- Tech & Gadgets
- BRW. lounge
Published 17 July 2012 23:42, Updated 18 July 2012 05:26
Almost 20 per cent of Australians can’t remember the last time they thanked their mum.
I have just finished reading BRW’s cover story from last week, “Marketing to Mothers” by Jackie Range. One comment by Professor Jody Evans jumped out at me: “I don’t think I had ever been as easily influenced by marketing as when I was pregnant because you’re terrified. You’re terrified of doing something wrong.” And that sense of terror is, as Evans states, “incredibly motivating from a consumer aspect”.
Of course, new-parent anxiety can sometime border on paranoia. Hence the baby monitor I have with “sensor pads” that trigger an alarm if the baby stops breathing – something James Bond might buy for his first-born.
This anxiety about “whether I am doing the right thing” might diminish somewhat (especially after the first child) but it never really goes away.
The Ipsos Mackay Report recently released a report titled The Working Mum; it’s based on conversations between 12 friendship groups of women working more than 30 hours a week with at least one child at home. All of these women were doing their best (and largely succeeding) to meet the expectations of partners, children, employers and the rest. But in their more reflective moments they kept wondering – I’m working hard but am I getting it right? In one group I conducted, a single mother of six kids, working full-time as a disability worker, captured the mood poignantly with this comment: “It’s hard accepting you are OK, that you are doing a good job. Are you doing the right thing? It’s all you think about.” Helping mums feel in control – whether they are in paid work or not, caring for newborns or teens – is something brands can tap into.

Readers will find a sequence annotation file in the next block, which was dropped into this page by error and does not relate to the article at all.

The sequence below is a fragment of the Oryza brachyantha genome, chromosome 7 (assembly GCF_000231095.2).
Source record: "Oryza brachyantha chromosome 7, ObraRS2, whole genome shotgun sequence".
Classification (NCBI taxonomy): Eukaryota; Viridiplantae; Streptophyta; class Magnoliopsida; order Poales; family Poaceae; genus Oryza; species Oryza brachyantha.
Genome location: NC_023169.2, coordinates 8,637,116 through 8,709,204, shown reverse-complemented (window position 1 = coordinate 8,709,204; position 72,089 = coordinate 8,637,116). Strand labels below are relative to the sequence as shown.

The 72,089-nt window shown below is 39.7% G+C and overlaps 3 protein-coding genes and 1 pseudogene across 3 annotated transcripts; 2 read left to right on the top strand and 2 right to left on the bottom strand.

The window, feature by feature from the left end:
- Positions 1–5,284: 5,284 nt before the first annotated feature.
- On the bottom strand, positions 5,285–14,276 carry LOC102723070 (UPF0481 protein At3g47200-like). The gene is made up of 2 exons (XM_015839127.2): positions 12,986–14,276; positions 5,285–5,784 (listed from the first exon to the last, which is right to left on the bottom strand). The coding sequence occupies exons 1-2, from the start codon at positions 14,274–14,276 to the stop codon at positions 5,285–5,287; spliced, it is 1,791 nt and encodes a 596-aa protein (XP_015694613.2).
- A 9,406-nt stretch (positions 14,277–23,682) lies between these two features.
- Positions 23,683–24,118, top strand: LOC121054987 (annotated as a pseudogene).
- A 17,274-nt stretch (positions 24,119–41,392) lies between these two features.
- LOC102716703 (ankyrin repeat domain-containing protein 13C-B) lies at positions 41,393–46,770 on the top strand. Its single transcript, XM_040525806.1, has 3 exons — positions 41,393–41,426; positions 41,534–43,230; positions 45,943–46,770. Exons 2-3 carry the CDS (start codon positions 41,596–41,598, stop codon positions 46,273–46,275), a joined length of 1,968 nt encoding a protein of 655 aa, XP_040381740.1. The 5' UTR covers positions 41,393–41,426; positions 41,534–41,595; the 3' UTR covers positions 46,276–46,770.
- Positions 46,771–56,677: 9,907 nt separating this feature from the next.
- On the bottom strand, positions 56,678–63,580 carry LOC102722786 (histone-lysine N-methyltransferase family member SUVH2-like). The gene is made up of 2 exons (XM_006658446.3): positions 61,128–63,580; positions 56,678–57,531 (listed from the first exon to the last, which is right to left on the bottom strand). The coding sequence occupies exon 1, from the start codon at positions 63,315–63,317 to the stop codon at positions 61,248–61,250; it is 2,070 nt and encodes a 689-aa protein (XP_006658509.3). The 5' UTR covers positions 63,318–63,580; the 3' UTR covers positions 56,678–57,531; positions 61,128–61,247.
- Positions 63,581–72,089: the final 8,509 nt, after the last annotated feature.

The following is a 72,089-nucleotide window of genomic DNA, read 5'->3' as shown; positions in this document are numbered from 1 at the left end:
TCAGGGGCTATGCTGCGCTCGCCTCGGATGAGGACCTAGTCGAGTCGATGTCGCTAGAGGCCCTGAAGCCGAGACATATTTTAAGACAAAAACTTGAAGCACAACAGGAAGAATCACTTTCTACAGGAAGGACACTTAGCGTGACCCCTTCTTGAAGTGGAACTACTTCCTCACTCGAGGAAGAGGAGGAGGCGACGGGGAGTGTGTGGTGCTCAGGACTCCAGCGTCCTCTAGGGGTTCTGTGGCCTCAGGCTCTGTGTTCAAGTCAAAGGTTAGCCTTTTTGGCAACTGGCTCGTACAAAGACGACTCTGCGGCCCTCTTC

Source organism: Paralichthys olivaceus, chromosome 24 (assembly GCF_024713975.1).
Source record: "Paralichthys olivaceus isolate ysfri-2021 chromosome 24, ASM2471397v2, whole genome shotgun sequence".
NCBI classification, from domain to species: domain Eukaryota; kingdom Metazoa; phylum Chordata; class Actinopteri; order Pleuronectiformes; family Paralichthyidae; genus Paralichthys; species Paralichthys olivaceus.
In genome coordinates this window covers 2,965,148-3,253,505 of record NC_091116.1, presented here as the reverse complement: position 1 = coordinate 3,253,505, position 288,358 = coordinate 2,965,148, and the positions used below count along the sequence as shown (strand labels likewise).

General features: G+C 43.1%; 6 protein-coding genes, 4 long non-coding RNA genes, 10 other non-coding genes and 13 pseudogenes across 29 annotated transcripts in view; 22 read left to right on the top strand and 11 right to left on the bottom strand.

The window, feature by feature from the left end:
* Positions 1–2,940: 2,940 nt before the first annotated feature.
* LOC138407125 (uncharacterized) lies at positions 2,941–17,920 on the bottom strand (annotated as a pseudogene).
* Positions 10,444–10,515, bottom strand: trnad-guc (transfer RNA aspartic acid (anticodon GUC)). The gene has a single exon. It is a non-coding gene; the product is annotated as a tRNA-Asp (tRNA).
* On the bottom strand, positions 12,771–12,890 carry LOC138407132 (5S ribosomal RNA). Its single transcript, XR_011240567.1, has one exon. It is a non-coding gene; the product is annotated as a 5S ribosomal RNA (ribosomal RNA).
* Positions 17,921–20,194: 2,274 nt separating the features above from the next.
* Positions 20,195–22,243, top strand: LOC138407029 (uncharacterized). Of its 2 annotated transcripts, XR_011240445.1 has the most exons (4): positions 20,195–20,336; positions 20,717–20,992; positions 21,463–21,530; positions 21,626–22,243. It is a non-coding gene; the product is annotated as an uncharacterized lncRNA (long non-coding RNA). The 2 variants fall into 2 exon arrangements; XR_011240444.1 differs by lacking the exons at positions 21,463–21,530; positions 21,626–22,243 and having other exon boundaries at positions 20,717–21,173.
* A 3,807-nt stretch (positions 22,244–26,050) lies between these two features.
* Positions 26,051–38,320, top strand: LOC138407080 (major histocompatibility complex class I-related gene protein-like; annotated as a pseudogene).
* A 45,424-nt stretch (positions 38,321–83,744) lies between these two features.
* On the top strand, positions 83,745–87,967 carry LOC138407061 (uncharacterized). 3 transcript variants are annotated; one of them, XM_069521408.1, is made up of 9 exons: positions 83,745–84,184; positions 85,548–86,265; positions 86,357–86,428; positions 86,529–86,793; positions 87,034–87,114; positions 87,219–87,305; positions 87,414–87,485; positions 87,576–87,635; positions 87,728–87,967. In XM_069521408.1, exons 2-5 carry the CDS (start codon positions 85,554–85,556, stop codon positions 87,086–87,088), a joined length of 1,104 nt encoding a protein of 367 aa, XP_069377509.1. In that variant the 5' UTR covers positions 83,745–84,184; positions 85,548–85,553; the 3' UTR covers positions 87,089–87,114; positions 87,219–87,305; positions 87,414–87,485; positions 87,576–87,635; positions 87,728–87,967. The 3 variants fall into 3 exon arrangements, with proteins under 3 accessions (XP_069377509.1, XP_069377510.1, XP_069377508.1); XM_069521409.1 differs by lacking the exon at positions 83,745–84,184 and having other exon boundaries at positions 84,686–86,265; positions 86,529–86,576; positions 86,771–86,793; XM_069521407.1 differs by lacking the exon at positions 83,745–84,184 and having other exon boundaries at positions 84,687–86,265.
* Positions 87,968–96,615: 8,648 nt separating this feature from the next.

Our report reinforced something else marketers and advertisers have long understood, namely the power of gratitude. Good on ya, Mum. You ought to be congratulated. Etc. Much of the frustration felt by the mothers we encountered in our research came from feeling that their efforts were not acknowledged or appreciated by their partners and children. Being appreciated somehow made the demands of work and family life feel like less of a burden. As one working mum put it, “if the appreciation’s there, sometimes you don’t mind doing it”.
Ipsos recently conducted some quantitative research for Procter & Gamble to further back up this insight. The P&G Attitude to Gratitude survey released just before Mother’s Day found that only 22 per cent of mothers wanted gifts such as flowers or new clothes, compared to nearly 35 per cent who would just like to hear “thank-you”. Sadly the survey also found that almost 20 per cent of Australian respondents could not even remember the last time they thanked their mum and only 13 per cent thank their mum daily.
So there is mileage in well-executed portrayals of appreciation and acknowledgment of all the daily, little things mums do to keep a family going.